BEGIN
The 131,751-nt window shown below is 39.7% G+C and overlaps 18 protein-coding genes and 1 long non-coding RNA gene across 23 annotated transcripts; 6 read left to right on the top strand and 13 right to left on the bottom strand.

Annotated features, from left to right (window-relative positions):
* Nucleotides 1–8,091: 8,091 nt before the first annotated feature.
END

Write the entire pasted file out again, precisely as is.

The 131,751-nt window shown below is 39.7% G+C and overlaps 18 protein-coding genes and 1 long non-coding RNA gene across 23 annotated transcripts; 6 read left to right on the top strand and 13 right to left on the bottom strand.

Annotated features, from left to right (window-relative positions):
* Nucleotides 1–8,091: 8,091 nt before the first annotated feature.